BUENOS AIRES, Oct 16 (Reuters) - Argentina boast firepower second to none but coach Alejandro Sabella wore a frown during and after his team’s 3-2 defeat by Uruguay in their closing World Cup qualifier.
Sabella said Argentina would go to the Brazil finals next year to win the country’s third title and with an attack that includes Lionel Messi, Gonzalo Higuain, Sergio Aguero and Angel Di Maria few would belittle their chances.
But Argentine media are worried about defensive frailties and the second string side that played against Uruguay, with only two first choice players in goalkeeper Sergio Romero and centre back Federico Fernandez, was often at sea in the face of the quick and skilled Luis Suarez and Edinson Cavani.
“I’ll analyse the match again to see the failings, we all had low and high points,” Sabella told reporters after the Rio de la Plata clasico at the Centenario in Montevideo.
“There are two more friendlies (next month) in which we’ll see if we need some player in particular to try him out but I have the satisfaction of what this group did.”attack
Argentina, who won the South American group with 32 points from 16 matches including nine wins and two defeats, will meet two other qualified teams which could be Russia and Bosnia in the United States.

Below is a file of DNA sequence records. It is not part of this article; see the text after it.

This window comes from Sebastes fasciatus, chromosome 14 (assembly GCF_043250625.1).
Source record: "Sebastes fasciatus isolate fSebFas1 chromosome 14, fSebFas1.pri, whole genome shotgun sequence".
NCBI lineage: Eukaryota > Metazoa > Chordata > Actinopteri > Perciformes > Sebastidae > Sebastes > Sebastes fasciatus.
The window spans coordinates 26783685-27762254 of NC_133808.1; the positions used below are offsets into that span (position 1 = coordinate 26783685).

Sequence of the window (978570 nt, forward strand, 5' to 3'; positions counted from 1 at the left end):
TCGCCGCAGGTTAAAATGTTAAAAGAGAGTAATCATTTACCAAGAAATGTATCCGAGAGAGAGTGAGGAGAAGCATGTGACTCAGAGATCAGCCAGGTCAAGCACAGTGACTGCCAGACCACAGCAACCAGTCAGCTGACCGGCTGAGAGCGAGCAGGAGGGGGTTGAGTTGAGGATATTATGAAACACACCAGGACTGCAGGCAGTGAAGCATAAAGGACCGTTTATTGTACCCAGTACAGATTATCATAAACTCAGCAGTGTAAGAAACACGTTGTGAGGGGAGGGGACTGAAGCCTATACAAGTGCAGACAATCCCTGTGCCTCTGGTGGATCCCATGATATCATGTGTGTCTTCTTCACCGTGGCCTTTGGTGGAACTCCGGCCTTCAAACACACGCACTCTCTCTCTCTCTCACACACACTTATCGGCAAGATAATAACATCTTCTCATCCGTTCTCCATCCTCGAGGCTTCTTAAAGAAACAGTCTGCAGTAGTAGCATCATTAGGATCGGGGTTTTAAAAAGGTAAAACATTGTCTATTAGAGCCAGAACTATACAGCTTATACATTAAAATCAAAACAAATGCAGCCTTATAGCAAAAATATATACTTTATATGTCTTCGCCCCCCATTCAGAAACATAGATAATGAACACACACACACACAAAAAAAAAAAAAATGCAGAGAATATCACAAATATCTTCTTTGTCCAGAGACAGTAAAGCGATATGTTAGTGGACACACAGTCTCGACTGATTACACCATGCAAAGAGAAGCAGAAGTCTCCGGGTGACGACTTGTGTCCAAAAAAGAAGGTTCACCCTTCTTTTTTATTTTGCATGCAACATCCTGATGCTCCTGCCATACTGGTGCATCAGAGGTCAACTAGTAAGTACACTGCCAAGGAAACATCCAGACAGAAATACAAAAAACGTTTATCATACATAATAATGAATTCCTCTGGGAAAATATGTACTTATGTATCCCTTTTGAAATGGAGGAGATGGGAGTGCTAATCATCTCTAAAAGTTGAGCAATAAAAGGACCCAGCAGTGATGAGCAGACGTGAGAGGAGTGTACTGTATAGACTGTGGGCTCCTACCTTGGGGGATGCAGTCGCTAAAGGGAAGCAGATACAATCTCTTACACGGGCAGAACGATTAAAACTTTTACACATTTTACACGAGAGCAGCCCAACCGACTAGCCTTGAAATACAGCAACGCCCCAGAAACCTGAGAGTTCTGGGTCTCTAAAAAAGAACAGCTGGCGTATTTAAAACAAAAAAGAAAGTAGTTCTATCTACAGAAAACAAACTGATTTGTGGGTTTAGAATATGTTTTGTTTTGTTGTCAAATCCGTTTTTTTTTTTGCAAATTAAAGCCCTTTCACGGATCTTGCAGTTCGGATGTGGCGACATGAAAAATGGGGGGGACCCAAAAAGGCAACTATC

Sabella has not given in to pressure to name all the certainties in the squad he will take to Brazil but he has good back up in attack as shown by winger Maxi Rodriguez.
The veteran of two World Cups has transferred his fine club form with Argentine champions and league leaders Newell’s Old Boys seamlessly to the national team and scored two fine goals against Uruguay.
“Maxi is practical, versatile, dynamic He has that quota of aggression for scoring and is in superb form,” said Sabella.
Sabella put world champions Spain and Germany a notch above the rest of the World Cup favourites.
“I think Spain, Germany and Brazil, as hosts, are up there. We have a great potential, history and pride, we’ll go for that,” said Sabella, who will be going to his second finals after being Daniel Passarella’s right hand man in France in 1998 when Argentina reached the quarter-finals.
Argentina have not got beyond the last eight since the 1990 final in Rome, their second final in a row and fourth overall. (Reporting by Rex Gowar, editing by Justin Palmer)